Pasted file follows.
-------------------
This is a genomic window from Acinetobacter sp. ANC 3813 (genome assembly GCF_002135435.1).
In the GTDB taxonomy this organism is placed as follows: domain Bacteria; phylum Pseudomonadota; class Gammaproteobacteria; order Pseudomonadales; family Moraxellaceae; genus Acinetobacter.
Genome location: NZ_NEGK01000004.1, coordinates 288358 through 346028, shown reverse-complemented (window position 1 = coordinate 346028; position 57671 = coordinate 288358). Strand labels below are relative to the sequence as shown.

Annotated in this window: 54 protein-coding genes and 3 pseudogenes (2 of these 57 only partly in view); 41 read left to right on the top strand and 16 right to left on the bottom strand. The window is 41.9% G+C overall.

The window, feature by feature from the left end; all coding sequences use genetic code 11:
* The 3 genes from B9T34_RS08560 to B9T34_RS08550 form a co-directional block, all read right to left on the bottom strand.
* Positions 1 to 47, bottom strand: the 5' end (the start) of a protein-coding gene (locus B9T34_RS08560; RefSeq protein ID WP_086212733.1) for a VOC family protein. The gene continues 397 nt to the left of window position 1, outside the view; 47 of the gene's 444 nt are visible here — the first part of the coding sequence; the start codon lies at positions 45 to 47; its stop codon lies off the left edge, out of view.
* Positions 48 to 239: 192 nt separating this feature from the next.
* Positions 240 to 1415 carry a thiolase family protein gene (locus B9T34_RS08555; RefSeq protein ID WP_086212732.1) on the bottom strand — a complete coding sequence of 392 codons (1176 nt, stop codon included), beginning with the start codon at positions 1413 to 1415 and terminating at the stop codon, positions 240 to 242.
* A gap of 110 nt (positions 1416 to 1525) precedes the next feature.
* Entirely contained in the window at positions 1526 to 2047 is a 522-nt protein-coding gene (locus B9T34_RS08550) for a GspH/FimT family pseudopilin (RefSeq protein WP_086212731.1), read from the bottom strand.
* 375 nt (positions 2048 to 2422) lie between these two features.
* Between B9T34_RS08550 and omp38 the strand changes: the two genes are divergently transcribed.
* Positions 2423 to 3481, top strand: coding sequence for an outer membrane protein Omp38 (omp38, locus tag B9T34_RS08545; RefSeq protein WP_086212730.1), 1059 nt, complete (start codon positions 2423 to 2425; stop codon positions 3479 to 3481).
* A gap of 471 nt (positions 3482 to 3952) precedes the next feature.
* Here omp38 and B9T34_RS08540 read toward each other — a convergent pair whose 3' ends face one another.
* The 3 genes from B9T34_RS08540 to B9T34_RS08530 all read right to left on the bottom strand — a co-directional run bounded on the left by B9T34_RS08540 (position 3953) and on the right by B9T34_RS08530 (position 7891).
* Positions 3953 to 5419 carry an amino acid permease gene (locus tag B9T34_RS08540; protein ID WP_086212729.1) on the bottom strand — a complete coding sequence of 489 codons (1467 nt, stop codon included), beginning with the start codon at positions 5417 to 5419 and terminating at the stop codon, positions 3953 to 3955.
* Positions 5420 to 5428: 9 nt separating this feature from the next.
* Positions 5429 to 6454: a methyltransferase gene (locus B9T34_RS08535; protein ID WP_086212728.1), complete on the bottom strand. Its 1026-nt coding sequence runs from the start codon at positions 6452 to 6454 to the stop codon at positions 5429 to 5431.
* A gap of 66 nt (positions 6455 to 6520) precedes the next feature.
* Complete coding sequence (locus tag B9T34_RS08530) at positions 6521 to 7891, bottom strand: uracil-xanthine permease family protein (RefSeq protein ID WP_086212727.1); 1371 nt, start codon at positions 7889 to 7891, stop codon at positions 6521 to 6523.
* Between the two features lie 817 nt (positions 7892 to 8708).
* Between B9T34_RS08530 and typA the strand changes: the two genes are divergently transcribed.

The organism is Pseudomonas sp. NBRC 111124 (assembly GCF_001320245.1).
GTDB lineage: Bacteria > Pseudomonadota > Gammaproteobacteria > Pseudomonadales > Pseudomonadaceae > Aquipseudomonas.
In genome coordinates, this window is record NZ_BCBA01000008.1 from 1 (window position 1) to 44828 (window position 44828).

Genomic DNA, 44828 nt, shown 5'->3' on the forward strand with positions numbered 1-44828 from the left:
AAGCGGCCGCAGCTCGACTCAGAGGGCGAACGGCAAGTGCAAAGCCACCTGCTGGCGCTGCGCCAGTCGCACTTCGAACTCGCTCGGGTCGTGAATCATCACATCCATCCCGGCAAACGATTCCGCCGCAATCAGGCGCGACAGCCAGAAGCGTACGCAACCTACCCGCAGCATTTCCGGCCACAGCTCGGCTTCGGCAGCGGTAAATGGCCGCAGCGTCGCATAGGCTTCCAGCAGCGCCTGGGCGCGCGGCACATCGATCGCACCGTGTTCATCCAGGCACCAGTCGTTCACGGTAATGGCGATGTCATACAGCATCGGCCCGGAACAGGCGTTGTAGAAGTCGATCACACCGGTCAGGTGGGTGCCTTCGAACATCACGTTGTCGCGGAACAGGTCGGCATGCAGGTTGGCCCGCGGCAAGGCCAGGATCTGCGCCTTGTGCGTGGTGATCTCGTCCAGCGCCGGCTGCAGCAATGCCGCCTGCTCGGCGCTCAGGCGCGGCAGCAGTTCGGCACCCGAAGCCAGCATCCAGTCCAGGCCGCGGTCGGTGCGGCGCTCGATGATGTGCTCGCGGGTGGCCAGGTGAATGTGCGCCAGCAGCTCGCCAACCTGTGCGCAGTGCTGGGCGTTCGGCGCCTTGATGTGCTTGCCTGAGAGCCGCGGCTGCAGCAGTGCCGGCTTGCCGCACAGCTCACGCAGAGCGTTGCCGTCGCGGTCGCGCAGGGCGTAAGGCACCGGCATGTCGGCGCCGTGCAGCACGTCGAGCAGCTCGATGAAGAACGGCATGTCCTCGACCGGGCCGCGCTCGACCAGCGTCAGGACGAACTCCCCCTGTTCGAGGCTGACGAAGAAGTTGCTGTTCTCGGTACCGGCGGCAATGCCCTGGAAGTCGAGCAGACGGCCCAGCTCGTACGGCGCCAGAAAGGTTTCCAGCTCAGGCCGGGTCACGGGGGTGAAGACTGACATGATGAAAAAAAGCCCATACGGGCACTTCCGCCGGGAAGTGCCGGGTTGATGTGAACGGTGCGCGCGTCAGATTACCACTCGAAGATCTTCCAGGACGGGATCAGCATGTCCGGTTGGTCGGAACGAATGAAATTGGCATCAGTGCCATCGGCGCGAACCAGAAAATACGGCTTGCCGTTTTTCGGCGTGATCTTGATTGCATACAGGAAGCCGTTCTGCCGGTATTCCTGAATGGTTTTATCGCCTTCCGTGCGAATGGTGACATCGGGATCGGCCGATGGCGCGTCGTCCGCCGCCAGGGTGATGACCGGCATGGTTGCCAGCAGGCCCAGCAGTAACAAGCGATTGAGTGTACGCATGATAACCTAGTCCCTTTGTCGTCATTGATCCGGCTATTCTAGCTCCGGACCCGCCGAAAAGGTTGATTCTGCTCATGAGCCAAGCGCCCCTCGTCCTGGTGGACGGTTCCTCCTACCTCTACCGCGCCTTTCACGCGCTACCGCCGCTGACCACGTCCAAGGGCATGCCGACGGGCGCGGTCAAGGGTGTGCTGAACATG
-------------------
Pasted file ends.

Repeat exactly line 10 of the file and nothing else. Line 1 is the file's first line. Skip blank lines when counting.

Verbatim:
* A gap of 110 nt (positions 1416 to 1525) precedes the next feature.